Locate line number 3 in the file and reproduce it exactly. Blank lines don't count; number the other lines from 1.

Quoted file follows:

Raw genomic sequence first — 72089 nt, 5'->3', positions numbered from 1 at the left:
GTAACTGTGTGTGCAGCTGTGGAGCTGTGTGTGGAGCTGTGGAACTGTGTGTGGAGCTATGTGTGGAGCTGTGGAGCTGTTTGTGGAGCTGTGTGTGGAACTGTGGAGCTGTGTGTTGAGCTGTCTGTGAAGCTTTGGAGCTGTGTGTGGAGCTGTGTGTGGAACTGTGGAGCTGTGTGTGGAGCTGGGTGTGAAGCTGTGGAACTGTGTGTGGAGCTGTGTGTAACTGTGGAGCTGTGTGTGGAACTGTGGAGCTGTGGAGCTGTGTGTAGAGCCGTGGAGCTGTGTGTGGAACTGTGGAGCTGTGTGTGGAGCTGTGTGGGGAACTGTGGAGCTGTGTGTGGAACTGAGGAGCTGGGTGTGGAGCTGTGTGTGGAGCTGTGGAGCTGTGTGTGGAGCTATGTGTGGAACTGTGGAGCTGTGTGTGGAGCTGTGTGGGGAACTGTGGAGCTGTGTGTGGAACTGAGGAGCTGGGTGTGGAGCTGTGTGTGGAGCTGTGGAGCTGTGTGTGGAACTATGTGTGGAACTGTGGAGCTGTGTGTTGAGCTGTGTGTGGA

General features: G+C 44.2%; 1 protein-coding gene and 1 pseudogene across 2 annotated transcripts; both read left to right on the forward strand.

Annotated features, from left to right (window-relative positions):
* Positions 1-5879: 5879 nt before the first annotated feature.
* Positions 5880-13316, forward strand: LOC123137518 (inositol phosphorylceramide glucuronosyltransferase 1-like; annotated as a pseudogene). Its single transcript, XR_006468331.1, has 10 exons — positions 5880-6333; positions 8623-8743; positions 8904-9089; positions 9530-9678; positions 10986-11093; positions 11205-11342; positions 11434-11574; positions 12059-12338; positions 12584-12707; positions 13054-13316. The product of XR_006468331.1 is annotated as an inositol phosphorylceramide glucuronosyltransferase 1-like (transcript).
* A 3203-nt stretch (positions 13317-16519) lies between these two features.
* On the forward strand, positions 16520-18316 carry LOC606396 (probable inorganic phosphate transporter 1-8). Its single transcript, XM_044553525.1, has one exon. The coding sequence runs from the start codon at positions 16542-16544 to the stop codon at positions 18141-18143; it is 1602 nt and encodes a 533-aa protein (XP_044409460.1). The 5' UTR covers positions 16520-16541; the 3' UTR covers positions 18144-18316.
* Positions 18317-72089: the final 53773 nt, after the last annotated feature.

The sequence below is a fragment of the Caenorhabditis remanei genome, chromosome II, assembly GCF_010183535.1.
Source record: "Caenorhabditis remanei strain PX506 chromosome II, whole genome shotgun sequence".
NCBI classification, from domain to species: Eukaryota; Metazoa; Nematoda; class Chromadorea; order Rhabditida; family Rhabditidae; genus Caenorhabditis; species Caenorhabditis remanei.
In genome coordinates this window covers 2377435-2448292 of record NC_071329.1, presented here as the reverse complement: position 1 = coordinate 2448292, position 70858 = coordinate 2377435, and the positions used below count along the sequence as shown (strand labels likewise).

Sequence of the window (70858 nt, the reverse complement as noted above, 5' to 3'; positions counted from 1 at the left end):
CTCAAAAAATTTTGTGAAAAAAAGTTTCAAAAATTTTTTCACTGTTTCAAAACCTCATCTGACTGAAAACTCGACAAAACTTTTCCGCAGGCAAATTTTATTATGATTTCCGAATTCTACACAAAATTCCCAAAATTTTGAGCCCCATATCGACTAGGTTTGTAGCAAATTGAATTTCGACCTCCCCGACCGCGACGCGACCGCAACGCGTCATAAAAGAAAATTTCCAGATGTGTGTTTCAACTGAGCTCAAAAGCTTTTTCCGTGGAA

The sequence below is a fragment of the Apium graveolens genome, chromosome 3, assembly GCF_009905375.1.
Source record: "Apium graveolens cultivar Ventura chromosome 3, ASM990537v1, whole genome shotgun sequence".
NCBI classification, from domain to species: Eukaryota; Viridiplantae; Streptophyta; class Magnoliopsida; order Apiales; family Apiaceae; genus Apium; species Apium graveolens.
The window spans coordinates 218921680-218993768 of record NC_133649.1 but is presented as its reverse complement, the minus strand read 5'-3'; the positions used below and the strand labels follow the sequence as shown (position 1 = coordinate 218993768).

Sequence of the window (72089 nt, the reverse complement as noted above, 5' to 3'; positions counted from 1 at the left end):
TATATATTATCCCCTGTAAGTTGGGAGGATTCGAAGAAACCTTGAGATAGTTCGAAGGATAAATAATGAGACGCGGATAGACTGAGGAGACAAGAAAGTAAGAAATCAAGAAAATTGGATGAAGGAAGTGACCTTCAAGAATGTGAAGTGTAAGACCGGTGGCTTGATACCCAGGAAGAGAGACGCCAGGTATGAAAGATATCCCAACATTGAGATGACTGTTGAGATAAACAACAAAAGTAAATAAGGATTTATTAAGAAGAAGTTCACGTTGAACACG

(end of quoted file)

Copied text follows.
General features: G+C 44.2%; 1 protein-coding gene and 1 pseudogene across 2 annotated transcripts; both read left to right on the forward strand.